When I was a kid, my parents had a coffee table book, “Great Negroes: Past and Present.”  Day after day, I would pass through the living room, (because there was no living in the living room) and didn’t really pay attention to the books that lived in the living room.  One weekend before I had a book report assignment due, my mother suggested that I look through the Russell Adams book for some ideas, especially since we were approaching Negro History Month.  Please tell me someone remembers before we were African American, we were Black and before we were Black, we were Colored or Negro and before we were Negro, we were–well, you get the idea.

So, with my mom, I sat on the living room floor and went through “Great Negroes: Past and Present.”  There were well over 100 Great Negroes. And this was just Volume One–a very long, long, long time ago. There were so many Great Negroes! From Mary Mc Leod Bethune to Alexandre Dumas.  The story that caught my eye was that of Gordon Parks. As his autobiography, “The Learning Tree,” indicated, his story was no where similar to my upbringing, but his love of photography is what grabbed my attention.  He loved taking pictures just like I did.  The only difference was, my “photographs” came from a Brownie camera. Mr. Parks’ photos were a bit more advanced.  “American Gothic” is a classic. But the connection was made.  Although I never had the pleasure of meeting Mr. Parks, I have remained a fan of all his endeavors—from his autobiography, to his photography to his work behind a movie camera as a director of films like “The Learning Tree” to the original “Shaft” and others.

Here we are, Black History Month. How far we have come! The great Dr. Carter G. Woodson started it all with Negro History Week. Do you remember when we didn’t even have a full month?  Yes, even though it is the shortest month of the year, let’s really have a celebration in our homes by initiating those conversations within our own families. You never know what connections or surprises will result from those talks. Pull those books off the shelves in your public library or home library and talk about great negroes, past and present.  How  great is the discovery that we have those great negroes, now great African Americans within our own communities, within our own families?!  By talking about and sharing our history and traditions, we are on the road to creating GREAT AFRICAN AMERICANS: PAST, PRESENT AND FUTURE.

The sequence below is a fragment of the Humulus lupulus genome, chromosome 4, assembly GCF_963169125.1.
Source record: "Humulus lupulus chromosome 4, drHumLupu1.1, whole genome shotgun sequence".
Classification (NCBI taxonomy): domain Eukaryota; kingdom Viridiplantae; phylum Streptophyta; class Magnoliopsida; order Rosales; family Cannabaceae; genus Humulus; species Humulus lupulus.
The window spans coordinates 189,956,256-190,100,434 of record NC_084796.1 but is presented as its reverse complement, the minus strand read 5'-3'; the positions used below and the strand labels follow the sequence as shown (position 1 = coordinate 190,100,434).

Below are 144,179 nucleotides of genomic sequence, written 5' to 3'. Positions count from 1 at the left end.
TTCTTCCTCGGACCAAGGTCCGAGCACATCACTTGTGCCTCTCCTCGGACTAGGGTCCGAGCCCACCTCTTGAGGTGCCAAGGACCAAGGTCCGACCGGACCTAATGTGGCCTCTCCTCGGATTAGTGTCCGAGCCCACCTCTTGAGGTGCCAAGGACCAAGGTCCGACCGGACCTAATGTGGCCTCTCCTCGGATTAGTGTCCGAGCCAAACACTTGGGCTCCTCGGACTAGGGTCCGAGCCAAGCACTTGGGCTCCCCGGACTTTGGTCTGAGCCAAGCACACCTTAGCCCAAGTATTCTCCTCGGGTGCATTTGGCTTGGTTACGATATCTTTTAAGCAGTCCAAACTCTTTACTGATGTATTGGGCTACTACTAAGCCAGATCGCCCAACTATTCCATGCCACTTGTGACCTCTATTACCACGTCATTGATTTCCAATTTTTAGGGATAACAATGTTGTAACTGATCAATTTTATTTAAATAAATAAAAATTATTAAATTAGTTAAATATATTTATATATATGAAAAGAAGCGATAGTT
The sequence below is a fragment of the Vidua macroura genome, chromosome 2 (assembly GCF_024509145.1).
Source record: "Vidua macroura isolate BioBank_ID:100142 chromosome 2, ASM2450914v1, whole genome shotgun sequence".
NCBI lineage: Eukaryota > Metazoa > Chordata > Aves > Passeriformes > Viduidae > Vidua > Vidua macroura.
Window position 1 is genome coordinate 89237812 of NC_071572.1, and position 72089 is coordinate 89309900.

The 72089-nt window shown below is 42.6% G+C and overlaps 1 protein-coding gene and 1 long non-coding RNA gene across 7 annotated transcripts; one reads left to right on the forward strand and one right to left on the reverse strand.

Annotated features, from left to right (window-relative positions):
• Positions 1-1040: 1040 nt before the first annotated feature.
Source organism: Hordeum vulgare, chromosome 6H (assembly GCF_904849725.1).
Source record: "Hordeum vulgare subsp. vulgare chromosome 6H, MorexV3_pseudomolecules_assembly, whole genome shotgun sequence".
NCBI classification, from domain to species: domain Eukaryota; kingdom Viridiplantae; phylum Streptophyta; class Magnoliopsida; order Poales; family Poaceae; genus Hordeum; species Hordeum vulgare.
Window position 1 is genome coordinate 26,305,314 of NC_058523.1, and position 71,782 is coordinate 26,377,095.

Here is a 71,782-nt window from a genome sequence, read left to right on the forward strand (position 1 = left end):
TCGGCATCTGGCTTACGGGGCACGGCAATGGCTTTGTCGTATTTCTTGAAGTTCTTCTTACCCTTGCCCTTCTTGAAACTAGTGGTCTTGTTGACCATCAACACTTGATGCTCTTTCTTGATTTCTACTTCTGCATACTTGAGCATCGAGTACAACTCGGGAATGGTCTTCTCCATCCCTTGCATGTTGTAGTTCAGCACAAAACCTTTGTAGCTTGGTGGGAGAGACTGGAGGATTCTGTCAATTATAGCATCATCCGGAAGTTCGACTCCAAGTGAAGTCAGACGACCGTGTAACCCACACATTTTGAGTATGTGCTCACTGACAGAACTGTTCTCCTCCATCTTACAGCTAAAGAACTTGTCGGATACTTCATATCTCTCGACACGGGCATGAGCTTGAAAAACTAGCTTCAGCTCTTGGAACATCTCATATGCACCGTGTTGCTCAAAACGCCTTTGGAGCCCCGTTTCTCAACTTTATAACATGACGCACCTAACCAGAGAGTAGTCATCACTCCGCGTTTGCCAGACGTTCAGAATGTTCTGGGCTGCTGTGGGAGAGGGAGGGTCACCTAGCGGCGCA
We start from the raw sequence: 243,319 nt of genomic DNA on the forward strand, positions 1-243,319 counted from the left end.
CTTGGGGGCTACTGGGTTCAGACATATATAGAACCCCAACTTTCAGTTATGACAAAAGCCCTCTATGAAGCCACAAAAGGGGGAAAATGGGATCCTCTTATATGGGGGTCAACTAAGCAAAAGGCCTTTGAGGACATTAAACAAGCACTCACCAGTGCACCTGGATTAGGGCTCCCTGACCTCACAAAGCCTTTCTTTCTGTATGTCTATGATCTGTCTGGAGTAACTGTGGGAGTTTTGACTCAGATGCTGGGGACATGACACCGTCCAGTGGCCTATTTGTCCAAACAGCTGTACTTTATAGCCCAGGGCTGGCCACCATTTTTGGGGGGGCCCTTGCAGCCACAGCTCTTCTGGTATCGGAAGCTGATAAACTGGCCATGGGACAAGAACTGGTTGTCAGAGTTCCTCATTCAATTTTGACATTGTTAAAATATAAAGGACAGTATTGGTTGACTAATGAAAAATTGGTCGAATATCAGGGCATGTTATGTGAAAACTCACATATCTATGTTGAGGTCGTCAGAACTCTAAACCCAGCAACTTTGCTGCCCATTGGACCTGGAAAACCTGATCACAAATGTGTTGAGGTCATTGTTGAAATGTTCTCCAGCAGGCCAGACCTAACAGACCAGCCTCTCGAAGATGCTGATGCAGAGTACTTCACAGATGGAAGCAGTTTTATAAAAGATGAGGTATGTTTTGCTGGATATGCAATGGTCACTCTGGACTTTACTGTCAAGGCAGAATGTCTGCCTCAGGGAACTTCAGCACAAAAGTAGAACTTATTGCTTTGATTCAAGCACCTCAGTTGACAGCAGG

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10 thoughts on “Creating Great African Americans

  1. The job search for older people is extremely difficult – I just found a new book that may help – (“Why Is It Hard To Find A Job After 50”) by Don Wicker, Ph.D.

  2. Rayar Johnson on said:

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    In the Wayne County Mississippi Newspaper Front page continues 8A February 14,2013 addition.

    KKK threat to kill my child four children continous violations. We need representation. But, Sheriff office said they cannot get involved with this, they have a contract with the school.I called 911 they couldn’t help us.

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    rjohnson4ob(at)gmail(dot)com

  3. History will recall that February, 2013 was the first Black History Month celebrated after the United States re-elected its first Black president. February, 2009 was also significant, but the re-election may hold more historical significance years from now as America seeks understanding on the issues of race.

    Black History Month is always an opportunity to reflect on what has been and is the Black Experience in America. It has been a turbulent existence, yet it is an existence that has been ordained and protected by the Master. This Black Experience is rooted in resilience and abundant in accomplishment.

    Black Americans have become renowned scientists, surgeons, and physicians making life better for people all around the world. Black Americans own TV networks, music companies, movie studios, newspapers and publishing empires. Black Americans are presidents of universities, CEOs of Fortune 500 companies, and elected members of governments all over the country. And yes, the President of the United States is a Black American.